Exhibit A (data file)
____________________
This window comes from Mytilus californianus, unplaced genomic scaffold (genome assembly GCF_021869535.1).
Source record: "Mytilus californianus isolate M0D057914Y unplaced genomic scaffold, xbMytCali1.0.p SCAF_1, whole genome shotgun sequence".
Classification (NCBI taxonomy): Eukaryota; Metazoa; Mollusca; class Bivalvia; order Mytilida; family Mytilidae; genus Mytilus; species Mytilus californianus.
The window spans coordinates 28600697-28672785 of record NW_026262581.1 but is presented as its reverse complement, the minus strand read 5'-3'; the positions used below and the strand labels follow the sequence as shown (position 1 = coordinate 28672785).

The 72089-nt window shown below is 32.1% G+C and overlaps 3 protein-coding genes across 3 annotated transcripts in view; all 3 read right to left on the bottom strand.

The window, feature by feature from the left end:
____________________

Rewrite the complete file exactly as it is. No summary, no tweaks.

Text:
This window comes from Mytilus californianus, unplaced genomic scaffold (genome assembly GCF_021869535.1).
Source record: "Mytilus californianus isolate M0D057914Y unplaced genomic scaffold, xbMytCali1.0.p SCAF_1, whole genome shotgun sequence".
Classification (NCBI taxonomy): Eukaryota; Metazoa; Mollusca; class Bivalvia; order Mytilida; family Mytilidae; genus Mytilus; species Mytilus californianus.
The window spans coordinates 28600697-28672785 of record NW_026262581.1 but is presented as its reverse complement, the minus strand read 5'-3'; the positions used below and the strand labels follow the sequence as shown (position 1 = coordinate 28672785).

The 72089-nt window shown below is 32.1% G+C and overlaps 3 protein-coding genes across 3 annotated transcripts in view; all 3 read right to left on the bottom strand.

The window, feature by feature from the left end: